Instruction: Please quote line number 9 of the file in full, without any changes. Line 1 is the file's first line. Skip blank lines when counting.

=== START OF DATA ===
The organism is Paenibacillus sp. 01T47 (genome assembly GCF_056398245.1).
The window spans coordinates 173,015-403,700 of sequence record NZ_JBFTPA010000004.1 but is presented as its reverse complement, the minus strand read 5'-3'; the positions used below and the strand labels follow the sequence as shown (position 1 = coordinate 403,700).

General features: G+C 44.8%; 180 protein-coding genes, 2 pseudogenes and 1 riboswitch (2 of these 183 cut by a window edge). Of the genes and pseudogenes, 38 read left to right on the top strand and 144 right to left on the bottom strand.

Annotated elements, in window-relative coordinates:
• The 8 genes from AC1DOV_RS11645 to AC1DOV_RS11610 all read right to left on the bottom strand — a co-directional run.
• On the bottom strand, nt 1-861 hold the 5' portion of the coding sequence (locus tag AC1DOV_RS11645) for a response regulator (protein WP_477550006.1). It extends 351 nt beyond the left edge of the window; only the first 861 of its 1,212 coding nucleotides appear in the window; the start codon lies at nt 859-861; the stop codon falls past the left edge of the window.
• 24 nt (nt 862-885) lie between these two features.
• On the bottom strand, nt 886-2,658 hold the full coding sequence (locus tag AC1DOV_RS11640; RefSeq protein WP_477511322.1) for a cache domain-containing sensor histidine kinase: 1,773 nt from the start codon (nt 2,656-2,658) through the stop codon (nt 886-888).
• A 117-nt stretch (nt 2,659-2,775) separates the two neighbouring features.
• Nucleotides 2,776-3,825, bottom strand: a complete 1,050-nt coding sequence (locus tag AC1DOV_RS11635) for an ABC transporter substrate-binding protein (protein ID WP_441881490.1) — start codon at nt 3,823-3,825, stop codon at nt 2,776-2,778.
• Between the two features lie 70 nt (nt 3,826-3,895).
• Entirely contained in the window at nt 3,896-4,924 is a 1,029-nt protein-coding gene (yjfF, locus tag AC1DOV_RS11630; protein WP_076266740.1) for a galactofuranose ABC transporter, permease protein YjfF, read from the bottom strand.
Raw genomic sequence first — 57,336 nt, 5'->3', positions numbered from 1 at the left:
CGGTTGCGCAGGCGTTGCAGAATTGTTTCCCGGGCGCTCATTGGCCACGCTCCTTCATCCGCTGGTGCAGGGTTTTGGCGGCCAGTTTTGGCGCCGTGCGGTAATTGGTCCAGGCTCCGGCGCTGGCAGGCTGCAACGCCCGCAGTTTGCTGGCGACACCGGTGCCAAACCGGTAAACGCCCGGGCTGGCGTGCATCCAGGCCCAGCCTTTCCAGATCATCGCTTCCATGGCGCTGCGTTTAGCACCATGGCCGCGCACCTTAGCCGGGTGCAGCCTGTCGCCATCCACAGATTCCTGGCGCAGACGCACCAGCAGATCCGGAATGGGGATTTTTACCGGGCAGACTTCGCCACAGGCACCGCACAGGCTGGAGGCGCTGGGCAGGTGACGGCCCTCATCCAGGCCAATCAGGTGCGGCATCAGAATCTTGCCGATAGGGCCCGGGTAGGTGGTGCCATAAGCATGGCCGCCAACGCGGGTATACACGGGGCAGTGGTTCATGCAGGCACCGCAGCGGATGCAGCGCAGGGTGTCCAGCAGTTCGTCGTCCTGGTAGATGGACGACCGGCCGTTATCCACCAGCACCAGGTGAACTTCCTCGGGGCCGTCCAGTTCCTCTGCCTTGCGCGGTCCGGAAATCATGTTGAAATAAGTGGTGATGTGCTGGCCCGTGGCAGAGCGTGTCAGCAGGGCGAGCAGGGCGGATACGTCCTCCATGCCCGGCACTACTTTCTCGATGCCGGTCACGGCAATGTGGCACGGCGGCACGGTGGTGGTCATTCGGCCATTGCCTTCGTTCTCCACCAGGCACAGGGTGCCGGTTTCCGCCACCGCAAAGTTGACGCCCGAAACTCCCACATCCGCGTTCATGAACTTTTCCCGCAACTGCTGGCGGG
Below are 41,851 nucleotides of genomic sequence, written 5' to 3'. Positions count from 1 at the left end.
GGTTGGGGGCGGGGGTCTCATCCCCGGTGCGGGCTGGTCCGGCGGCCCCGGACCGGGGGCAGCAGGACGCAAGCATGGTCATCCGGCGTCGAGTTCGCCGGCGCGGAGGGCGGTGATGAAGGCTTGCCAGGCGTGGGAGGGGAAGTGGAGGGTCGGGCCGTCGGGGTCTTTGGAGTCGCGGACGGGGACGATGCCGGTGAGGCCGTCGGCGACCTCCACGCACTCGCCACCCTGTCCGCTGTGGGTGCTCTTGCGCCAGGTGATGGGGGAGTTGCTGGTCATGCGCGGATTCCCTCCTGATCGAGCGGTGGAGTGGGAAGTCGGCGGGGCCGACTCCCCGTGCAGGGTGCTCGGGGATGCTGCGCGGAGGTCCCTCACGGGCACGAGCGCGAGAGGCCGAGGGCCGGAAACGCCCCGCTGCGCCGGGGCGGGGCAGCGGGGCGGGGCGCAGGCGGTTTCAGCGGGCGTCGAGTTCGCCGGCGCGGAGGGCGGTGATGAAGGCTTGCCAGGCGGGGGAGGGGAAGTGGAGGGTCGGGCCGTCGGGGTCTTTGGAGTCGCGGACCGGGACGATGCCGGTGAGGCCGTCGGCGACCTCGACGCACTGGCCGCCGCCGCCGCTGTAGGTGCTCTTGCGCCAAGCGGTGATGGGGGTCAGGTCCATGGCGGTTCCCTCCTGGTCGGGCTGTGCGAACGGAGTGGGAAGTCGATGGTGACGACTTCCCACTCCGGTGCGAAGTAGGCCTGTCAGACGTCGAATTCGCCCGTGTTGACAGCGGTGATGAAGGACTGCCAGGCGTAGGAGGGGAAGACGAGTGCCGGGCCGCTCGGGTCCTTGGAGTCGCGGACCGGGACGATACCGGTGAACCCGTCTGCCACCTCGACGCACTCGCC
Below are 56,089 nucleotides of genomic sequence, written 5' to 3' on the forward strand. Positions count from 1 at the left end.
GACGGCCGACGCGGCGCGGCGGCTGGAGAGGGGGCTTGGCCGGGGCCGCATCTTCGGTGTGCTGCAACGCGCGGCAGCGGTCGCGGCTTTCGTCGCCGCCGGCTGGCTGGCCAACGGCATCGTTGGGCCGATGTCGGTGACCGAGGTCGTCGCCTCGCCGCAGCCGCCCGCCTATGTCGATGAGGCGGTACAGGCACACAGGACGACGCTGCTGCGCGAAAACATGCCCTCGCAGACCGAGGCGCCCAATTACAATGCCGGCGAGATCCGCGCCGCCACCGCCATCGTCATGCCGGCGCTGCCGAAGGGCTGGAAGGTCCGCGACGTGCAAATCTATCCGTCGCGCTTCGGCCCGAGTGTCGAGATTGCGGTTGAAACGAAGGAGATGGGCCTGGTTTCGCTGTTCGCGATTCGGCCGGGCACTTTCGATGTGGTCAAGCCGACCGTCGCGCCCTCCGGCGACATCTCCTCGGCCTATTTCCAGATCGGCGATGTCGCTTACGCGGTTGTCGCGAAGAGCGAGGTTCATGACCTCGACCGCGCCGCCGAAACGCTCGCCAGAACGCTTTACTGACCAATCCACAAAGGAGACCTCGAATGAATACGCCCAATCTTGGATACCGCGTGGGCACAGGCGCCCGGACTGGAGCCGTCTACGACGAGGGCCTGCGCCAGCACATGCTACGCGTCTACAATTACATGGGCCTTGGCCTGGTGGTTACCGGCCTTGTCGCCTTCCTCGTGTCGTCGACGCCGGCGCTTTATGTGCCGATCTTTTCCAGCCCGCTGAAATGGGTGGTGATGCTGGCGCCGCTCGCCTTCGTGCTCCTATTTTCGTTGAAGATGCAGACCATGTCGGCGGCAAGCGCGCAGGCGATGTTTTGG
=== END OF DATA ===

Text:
• A 117-nt stretch (nt 2,659-2,775) separates the two neighbouring features.